washingtonpost.com
Op-Ed: The immorality of sentencing a 15-year-old to prison forever
The Supreme Court needs to state again that a child cannot be sentenced to life without parole unless a trial court determines that child is beyond rehabilitation.
latimes.com
With Many Campuses Closed, Will College Students Turn Out To Vote?
People ages 18 to 29 are turning out in record-breaking numbers for early voting. But will pandemic-related disruptions to campus life affect student voter turnout on Election Day?
npr.org
Sen. Josh Hawley: Justice Barrett is pro-life and pro-faith — good news for religious conservatives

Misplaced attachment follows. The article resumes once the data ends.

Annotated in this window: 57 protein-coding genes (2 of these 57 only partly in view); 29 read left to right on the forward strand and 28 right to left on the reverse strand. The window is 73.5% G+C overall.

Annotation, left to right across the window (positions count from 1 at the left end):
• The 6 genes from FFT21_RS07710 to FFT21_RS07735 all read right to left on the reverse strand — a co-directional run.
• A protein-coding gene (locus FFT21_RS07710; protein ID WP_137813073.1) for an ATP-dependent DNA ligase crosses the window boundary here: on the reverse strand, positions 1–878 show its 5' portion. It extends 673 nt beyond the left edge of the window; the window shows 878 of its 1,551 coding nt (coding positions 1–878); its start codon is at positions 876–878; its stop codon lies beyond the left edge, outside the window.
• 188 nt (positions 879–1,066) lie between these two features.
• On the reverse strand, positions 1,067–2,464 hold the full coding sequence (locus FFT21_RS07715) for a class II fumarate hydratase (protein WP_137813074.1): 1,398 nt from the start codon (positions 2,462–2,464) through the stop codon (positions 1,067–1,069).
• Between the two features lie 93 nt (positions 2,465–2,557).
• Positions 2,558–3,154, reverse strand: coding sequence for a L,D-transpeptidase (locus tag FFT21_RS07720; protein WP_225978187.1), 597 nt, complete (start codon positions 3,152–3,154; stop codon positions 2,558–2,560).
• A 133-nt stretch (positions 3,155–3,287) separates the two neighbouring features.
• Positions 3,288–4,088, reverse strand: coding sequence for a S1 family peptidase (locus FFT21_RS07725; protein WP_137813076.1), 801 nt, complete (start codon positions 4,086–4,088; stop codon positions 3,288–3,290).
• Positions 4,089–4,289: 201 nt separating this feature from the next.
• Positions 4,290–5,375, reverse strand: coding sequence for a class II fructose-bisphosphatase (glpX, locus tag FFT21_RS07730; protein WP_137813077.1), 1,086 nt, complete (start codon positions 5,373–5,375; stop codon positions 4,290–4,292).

Justice Amy Coney Barrett is a devout Catholic and charismatic who has lived her faith in every walk of her life — choosing to teach at a Catholic university, publicly defending her church, mentoring Christian law students, and speaking to Christian legal groups.
foxnews.com
Welcome to ‘Thanksgiving-ish,’ with fondue nights, soup buffets and takeout turkey
Thanksgiving dinners in the coronavirus era will look different, as families get creative.
washingtonpost.com
Help! No One’s Coming to My Daughter’s Party Because They’re Scared of Cultural Appropriation.
The moms are uncomfortable because we were going to do henna. We’re Indian.
slate.com
How do you put on a comedy show when laughter is a risk?